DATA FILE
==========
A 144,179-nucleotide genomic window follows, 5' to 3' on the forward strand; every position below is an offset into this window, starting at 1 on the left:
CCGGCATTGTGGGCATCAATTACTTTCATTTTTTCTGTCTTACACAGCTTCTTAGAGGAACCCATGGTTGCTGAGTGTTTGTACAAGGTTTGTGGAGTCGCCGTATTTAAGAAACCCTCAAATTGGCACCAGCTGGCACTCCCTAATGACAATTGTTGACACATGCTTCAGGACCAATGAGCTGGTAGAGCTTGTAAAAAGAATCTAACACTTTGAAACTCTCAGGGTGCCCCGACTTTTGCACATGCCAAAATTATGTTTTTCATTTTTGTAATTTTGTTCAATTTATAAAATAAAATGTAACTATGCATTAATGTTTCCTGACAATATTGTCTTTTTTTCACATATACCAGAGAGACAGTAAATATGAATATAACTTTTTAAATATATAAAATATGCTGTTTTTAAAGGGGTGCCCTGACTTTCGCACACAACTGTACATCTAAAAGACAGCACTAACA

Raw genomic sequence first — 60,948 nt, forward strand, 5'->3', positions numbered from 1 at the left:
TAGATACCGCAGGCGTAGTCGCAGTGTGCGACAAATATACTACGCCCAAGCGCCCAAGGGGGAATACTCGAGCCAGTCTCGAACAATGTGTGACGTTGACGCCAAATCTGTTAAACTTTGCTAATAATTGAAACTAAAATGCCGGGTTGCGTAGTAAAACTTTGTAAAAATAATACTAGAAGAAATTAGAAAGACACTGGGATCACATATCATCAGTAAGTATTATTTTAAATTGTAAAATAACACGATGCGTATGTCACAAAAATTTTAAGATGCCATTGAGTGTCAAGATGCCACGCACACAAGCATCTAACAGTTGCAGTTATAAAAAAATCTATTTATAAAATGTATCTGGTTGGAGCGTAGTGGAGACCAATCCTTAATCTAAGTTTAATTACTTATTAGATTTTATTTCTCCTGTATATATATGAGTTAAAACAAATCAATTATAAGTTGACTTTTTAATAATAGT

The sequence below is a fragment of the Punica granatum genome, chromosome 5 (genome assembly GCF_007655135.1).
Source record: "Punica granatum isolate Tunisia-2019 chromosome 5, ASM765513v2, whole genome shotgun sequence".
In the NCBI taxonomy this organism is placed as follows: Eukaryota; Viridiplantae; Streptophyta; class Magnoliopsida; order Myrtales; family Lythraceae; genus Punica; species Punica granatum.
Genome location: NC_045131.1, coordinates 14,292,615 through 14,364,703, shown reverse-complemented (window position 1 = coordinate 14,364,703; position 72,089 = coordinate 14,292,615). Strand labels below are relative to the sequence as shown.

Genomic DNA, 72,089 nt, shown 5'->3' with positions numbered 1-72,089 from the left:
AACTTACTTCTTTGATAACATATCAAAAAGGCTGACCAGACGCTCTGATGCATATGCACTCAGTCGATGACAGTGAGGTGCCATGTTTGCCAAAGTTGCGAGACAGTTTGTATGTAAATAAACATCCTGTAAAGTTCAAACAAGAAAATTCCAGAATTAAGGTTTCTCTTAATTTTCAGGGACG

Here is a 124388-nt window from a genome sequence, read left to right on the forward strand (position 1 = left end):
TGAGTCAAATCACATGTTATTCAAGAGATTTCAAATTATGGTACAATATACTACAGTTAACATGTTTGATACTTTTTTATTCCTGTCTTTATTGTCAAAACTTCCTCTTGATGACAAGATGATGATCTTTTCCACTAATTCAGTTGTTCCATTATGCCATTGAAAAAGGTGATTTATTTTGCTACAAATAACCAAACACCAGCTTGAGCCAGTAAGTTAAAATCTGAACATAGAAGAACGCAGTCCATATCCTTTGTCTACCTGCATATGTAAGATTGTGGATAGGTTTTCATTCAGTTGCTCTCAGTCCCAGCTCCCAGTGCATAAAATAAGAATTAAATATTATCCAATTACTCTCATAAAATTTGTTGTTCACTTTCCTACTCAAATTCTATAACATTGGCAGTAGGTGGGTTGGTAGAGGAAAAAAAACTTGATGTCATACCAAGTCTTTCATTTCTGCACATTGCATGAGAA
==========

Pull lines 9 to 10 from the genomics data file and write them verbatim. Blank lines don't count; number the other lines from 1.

Genomic DNA, 72,089 nt, shown 5'->3' with positions numbered 1-72,089 from the left:
AACTTACTTCTTTGATAACATATCAAAAAGGCTGACCAGACGCTCTGATGCATATGCACTCAGTCGATGACAGTGAGGTGCCATGTTTGCCAAAGTTGCGAGACAGTTTGTATGTAAATAAACATCCTGTAAAGTTCAAACAAGAAAATTCCAGAATTAAGGTTTCTCTTAATTTTCAGGGACG